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Hoovering: When a toxic ex tries to pull you back into their life

Image Credits: UnsplashImage Credits: Unsplash
  • Hoovering is a manipulative tactic used by toxic ex-partners to regain control and pull victims back into abusive relationships.
  • Recognizing signs like love bombing, feigning crises, and gaslighting can help you protect yourself from hoovering.
  • Prioritizing self-care, limiting contact, and seeking professional support are crucial steps in breaking free from the cycle of abuse.

In the complex world of relationships, breaking free from a toxic ex can be one of the most challenging experiences. Just when you think you’ve moved on, they might employ a manipulative tactic known as "hoovering" to pull you back into their life. Named after the Hoover vacuum cleaner, this term aptly describes the way a toxic ex tries to "suck" you back into the cycle of emotional abuse and manipulation.

Hoovering is a form of emotional abuse where the abuser uses various tactics to regain control over their victim. This behavior is often seen in individuals with narcissistic personality disorder (NPD) or other personality disorders. According to Nicole Arzt, LMFT, hoovering involves actions like love bombing, feigning crises, stalking, or smear campaigns to monopolize the victim’s time, energy, and attention.

Signs of Hoovering

Recognizing the signs of hoovering is crucial for protecting yourself from falling back into a toxic relationship. Here are some common tactics used by hooverers:

Love Bombing: Showering you with excessive affection, gifts, and promises to change.

Feigning Crises: Creating or exaggerating emergencies to elicit your sympathy and attention.

Stalking: Keeping tabs on your activities through social media or mutual friends.

Smear Campaigns: Spreading false information to damage your reputation and isolate you from your support network.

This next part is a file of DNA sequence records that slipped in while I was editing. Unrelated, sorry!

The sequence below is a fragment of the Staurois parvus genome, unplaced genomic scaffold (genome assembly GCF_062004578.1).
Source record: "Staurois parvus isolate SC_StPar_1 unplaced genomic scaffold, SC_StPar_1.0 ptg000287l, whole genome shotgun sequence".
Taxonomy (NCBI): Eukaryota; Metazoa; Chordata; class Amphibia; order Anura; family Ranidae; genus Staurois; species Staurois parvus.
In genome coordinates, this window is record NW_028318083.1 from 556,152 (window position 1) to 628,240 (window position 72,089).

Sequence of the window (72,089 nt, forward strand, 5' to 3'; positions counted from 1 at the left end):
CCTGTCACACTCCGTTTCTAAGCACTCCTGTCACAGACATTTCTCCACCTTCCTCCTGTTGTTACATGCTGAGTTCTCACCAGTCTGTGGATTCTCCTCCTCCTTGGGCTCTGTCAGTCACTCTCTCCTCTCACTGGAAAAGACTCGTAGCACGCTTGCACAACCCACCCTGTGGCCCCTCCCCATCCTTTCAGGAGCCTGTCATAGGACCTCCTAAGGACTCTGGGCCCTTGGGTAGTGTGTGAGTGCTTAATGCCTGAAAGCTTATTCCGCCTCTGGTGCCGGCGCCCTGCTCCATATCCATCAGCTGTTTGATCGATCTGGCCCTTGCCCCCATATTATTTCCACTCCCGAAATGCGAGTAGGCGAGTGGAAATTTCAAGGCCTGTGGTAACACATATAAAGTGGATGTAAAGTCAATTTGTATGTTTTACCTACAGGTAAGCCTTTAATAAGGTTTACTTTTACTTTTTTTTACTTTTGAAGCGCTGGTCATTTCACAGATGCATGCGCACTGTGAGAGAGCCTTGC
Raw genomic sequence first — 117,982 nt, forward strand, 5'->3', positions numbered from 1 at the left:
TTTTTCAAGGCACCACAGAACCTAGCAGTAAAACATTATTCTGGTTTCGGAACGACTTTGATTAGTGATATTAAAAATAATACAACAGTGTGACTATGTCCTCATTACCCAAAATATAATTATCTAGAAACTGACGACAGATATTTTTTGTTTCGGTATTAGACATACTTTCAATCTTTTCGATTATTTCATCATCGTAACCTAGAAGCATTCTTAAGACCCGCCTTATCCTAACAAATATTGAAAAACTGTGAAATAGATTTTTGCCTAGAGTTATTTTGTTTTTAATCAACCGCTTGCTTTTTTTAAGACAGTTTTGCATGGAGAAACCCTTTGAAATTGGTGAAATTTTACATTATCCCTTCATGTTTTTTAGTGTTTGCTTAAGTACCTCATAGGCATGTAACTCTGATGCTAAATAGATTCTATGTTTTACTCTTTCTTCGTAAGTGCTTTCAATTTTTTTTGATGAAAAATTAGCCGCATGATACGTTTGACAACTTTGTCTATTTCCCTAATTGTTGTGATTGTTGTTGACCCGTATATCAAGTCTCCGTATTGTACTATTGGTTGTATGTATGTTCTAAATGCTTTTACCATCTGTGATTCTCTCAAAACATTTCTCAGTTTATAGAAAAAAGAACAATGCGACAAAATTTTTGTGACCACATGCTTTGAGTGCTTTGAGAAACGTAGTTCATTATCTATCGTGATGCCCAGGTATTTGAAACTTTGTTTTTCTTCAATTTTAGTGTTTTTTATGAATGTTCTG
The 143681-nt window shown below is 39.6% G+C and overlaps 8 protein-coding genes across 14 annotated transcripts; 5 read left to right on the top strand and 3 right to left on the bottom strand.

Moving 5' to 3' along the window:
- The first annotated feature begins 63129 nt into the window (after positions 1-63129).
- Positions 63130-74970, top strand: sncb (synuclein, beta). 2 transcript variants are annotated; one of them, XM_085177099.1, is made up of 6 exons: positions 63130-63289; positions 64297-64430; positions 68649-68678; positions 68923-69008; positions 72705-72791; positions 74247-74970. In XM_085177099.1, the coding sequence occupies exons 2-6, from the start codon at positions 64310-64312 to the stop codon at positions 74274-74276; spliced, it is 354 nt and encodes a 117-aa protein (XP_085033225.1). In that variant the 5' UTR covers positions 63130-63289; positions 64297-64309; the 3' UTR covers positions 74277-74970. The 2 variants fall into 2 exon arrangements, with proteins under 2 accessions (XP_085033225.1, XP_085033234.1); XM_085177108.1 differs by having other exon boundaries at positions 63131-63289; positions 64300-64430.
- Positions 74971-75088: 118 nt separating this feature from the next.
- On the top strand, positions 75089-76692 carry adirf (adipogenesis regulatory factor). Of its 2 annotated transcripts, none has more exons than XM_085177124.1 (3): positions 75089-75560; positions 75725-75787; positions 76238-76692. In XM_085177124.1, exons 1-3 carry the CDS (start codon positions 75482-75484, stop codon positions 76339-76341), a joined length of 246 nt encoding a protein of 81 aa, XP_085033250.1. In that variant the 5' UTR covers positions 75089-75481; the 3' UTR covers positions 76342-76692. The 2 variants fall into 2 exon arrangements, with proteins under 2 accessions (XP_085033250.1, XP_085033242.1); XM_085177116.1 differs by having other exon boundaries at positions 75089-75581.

Gaslighting: Manipulating you into doubting your own perceptions and memories.

Why Do Narcissists Hoover?

Narcissists hoover for several reasons, primarily to regain control and maintain their sense of power. They fear losing their source of narcissistic supply, which includes the attention, admiration, and emotional responses they get from their victims. As highlighted in a study by Mogilski and Welling (2017), individuals with darker personality traits, such as narcissism and psychopathy, often stay friends with their exes for pragmatic reasons like sex, access to resources, and control.

The Psychological Impact of Hoovering

The effects of hoovering can be devastating. Victims often experience confusion, self-doubt, and a resurgence of trauma. The roller coaster of emotions—from the highs of love bombing to the lows of manipulation—can leave you feeling vulnerable and manipulated. Dr. Susan Albers notes that hoovering can escalate to more severe forms of abuse, including threats and violence, if the abuser feels their control slipping.

How to Respond to Hoovering

Dealing with hoovering requires a strategic approach to protect your mental and emotional well-being. Here are some steps you can take:

Identify Patterns: Recognize the recurring behaviors that signal hoovering attempts.

Prioritize Self-Care: Engage in activities that boost your self-esteem and mental health.

Limit Contact: Block the hooverer on social media, email, and other communication channels.

Avoid Engagement: Respond neutrally if you must interact, and avoid getting drawn into arguments or emotional exchanges.

Seek Support: Work with a therapist to process your experiences and develop coping strategies.

Legal Action: If you feel threatened, contact local law enforcement to explore protective measures.

Breaking Free from the Cycle

Breaking free from a toxic relationship and the hoovering tactics of a narcissistic ex is not easy, but it is possible. Anchor yourself in the reality of the abuse and remind yourself why you left. Surround yourself with supportive friends and family who can help you stay grounded. Remember, your well-being is paramount, and you deserve to live free from manipulation and control.

Hoovering is a manipulative tactic that toxic ex-partners use to regain control and pull you back into a cycle of abuse. By recognizing the signs and understanding how to respond, you can protect your mental and emotional health. Prioritize self-care, limit contact, and seek professional support to break free from the toxic cycle and reclaim your life.

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